Rules Of Swimming
Swimming is considered fun leisure and a good way to stay fit, not to mention it offers tremendous health benefits.
It can help improve your mood, decreases your anxiety, and helps you to burn lots of calories. It gives many swimmers many benefits, so it becomes a national sport that everyone enjoys watching.
What are the basic rules of swimming? All swimmers must remain on the breast for butterfly strokes at all costs with synchronized arm and leg movements. While in breaststroke, your arms and legs follow a circular motion and must remain synchronous all the time.
This article aims to explain the basics of swimming, so if you plan to learn how to swim, this article can help.
This guide will also discuss the keys to making sure you start your swimming journey on the right track. Having a great start is very important to learn how to swim in no time.
Setting Up The Basics Of Your Swimming
Swimming is a tough sport, and before you go into specifics, you need to know the four areas that are important to set up your swimming journey as you get started.
These four areas include learning about breathing techniques, head positioning, hip position/ posture, and the kick technique. Let’s get into it!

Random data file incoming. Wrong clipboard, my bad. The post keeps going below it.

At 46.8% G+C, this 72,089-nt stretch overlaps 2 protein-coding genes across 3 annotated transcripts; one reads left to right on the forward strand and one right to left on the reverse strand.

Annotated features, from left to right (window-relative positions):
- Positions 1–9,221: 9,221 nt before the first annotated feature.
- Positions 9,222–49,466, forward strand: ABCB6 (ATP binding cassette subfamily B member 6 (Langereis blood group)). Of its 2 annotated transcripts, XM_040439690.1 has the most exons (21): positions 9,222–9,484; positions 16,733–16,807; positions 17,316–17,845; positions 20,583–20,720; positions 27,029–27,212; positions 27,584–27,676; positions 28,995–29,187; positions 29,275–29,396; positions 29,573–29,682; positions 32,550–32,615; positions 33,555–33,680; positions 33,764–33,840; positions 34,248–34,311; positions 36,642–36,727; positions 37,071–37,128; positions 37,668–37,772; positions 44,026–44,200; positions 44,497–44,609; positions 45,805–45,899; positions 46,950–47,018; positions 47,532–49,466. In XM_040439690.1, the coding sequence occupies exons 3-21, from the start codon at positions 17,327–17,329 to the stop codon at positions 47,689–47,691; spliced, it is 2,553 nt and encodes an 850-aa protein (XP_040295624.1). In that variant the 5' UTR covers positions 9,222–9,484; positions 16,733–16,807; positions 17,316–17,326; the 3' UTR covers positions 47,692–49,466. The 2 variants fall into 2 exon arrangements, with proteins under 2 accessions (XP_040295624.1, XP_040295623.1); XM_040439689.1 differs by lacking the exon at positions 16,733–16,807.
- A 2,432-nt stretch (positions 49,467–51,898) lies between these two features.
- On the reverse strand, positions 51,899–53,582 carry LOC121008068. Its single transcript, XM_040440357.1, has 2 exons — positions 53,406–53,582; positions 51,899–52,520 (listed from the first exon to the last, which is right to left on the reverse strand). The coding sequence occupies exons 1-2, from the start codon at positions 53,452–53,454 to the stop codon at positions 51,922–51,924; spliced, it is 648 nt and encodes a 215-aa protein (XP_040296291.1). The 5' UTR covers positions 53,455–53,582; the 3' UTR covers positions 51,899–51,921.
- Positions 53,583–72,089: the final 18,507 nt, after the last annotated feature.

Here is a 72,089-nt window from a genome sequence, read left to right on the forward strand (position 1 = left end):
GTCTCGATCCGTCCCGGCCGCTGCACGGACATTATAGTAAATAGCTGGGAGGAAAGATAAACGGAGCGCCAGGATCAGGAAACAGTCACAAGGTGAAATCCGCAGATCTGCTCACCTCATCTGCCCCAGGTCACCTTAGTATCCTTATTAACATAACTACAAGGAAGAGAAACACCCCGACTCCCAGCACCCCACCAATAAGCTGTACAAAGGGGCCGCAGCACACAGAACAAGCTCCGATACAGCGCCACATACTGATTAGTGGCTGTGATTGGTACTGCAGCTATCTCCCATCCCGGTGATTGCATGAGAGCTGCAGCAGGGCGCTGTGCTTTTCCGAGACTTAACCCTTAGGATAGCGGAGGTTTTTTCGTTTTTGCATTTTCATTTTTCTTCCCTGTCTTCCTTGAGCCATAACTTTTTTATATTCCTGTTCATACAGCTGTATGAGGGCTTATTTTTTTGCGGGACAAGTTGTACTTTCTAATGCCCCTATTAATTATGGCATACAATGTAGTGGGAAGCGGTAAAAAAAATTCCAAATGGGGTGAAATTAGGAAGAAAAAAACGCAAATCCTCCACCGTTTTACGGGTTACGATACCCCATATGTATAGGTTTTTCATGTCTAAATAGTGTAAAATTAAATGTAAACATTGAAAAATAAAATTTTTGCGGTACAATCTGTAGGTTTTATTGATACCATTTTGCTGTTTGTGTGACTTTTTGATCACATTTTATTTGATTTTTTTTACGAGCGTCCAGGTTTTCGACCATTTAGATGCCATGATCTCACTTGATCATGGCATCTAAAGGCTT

The breathing technique might sound easy at first because a person has been doing this kind of activity since he or she was born in this world.
Meanwhile, many swimmers worldwide always recommend this to be the first training you need to build up first.
It would help if you practiced in every environment you are in, whether you are sitting at a desk or going for a cardio exercise. But as soon as you get in the water, the one thing that changes will be your breathing technique.
You can’t breathe underwater, but the common areas that needed to be addressed for many swimmers are the following:
- Holding your breath
- Exhaling your air
- The position of your head
- Body positioning or posture
- Kick techniques
Holding Your Breath
There is a diminishing effect of doing this for many beginner swimmers. And actually, the first few strokes can be okay, but the further down the length they go, the need for more air becomes important.